Micro USB to USB charging cable
USB power adapter (5W)
Quick Start Guide
One of the more interestings about the Fire Phone is what Amazon is calling Dynamic Perspective. You have five cameras on the face of the phone, and while one is a fairly standard 2.1MP front facing camera, the other four are wide-angle cameras that are specially designed to use very little power. Each camera is paired up with an infrared LED to track the movements of your face.
The cameras use that 120-degree field of view and IR illumination to follow your facial movement so that the user interface can appear to be three-dimensional. Only two cameras need to see your face at a time for it all to work, and there is plenty of software going on to take all the input and deliver something that is very cool, even if it's not always practical.
To be clear — this is nothing like the HTC EVO 3D or the LG Optimus 3D. Nothing looks like it is coming out of the screen towards you. Think of it as a way to create layers of depth in the interface, where UI elements not only move from side to side or up and down as you tilt the phone, but can overlap each other. It works, and it works well. Seeing some of the lockscreen wallpapers Amazon uses in all their Dynamic Perspective glory is a nice visual treat.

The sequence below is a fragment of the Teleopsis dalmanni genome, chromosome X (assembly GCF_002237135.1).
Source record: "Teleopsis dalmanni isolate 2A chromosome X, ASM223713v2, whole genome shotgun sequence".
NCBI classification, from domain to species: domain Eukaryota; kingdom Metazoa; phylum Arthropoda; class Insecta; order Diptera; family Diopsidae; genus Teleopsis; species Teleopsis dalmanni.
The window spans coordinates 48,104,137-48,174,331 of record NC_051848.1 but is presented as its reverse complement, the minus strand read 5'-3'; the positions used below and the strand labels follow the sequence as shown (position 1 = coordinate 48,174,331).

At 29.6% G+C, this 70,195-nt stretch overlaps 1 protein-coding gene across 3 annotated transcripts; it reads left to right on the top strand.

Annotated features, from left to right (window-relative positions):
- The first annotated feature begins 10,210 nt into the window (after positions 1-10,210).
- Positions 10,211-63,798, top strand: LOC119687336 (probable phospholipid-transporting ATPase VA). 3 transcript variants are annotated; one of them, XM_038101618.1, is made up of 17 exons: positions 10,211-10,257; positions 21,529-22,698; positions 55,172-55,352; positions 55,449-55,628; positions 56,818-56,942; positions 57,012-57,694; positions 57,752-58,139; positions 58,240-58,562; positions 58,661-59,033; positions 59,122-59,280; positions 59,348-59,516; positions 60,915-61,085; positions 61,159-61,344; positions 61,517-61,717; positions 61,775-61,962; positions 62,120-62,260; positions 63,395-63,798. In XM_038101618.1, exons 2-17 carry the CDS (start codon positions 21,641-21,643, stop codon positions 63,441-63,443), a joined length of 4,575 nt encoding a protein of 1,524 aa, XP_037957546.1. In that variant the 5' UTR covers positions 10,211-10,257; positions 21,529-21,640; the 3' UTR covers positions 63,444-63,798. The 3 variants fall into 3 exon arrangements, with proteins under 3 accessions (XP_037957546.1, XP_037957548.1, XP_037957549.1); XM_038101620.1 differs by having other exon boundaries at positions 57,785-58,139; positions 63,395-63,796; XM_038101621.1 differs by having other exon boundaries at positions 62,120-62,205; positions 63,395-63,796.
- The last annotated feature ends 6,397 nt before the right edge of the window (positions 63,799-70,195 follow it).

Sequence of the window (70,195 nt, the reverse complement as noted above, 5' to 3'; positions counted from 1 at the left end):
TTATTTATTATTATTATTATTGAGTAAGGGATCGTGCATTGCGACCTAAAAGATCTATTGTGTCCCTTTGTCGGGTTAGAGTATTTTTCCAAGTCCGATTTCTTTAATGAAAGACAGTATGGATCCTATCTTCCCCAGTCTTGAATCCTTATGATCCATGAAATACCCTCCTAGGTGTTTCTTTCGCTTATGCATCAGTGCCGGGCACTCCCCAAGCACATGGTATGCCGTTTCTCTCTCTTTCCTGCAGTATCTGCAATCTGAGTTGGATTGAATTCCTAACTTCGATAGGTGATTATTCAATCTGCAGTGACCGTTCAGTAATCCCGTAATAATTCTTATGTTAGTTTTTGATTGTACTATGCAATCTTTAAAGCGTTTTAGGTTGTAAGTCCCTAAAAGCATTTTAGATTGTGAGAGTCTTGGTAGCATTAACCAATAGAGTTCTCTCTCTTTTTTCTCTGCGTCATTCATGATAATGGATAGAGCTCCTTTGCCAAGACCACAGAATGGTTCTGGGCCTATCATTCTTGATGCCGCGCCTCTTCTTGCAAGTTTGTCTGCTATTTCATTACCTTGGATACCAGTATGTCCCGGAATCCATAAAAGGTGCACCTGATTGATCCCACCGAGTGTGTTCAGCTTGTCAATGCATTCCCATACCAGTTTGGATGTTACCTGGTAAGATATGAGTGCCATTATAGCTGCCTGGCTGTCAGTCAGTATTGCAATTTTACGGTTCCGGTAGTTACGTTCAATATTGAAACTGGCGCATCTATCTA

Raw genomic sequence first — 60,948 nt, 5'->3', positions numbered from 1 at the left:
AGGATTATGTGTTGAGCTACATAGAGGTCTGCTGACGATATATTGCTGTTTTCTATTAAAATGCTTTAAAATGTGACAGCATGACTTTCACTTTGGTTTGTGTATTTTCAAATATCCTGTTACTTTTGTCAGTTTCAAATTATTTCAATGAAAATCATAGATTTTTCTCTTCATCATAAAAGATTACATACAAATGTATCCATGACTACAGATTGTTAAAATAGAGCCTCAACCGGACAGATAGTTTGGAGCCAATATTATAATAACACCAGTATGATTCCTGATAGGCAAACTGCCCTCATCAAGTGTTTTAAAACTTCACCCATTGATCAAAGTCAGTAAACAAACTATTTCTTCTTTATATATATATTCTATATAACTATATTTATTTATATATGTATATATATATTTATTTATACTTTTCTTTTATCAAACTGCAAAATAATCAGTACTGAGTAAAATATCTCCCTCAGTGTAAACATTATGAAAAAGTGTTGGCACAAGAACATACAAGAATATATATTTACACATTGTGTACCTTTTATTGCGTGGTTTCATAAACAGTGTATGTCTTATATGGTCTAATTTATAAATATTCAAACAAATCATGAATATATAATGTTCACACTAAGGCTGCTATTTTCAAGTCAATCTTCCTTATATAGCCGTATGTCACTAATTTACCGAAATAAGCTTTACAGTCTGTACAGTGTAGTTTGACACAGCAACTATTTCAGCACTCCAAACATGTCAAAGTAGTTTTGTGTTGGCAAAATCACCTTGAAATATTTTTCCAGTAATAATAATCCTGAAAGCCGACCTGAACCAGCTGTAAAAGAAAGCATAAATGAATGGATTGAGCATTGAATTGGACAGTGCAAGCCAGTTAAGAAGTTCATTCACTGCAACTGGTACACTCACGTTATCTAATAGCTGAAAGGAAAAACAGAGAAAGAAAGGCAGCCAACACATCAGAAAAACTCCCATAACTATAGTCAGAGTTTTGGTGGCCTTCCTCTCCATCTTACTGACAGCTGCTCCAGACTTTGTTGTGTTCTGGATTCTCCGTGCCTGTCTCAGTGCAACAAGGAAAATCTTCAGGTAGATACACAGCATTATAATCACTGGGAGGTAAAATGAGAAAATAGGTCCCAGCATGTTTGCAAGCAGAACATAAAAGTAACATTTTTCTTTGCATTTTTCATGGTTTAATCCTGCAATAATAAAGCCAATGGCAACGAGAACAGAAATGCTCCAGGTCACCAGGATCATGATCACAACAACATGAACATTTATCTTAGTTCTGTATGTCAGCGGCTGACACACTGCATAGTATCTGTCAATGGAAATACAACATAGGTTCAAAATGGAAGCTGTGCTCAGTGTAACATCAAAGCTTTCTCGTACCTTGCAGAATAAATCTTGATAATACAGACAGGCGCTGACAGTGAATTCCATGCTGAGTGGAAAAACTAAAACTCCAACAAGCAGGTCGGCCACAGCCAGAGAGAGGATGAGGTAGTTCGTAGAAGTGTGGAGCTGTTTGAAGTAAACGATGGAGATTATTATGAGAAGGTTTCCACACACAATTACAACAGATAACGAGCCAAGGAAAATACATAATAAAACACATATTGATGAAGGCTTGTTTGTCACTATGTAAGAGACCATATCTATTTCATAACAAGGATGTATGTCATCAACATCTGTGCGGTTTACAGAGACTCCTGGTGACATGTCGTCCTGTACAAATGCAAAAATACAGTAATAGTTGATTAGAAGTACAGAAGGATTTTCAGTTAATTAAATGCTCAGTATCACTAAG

While Amazon uses Dynamic Perspective in many areas of the UI, they are bullish that third-party developers will get on board and tap into it's potential with apps and games. Playing games that use the feature, like To-Fu Fury (a really fun time-waster from Amazon Studios), use head movement and tilting the phone to expose more of the play area and do things like peek around corners. Developers can also use Dynamic Perspective in the carousel to add a little motion effect. It's not subtle, not extremely useful, but it is pretty unique and seems fairly bug free.
Amazon has taken Fire OS from the Kindle Fire tablets and worked it onto a smartphone. It's actually done very nicely, but if you're not used to just how things work there is a small learning curve to do more than the basics you're presented with. At it's heart, it is running atop Android 4.2.2, though you would never know by looking.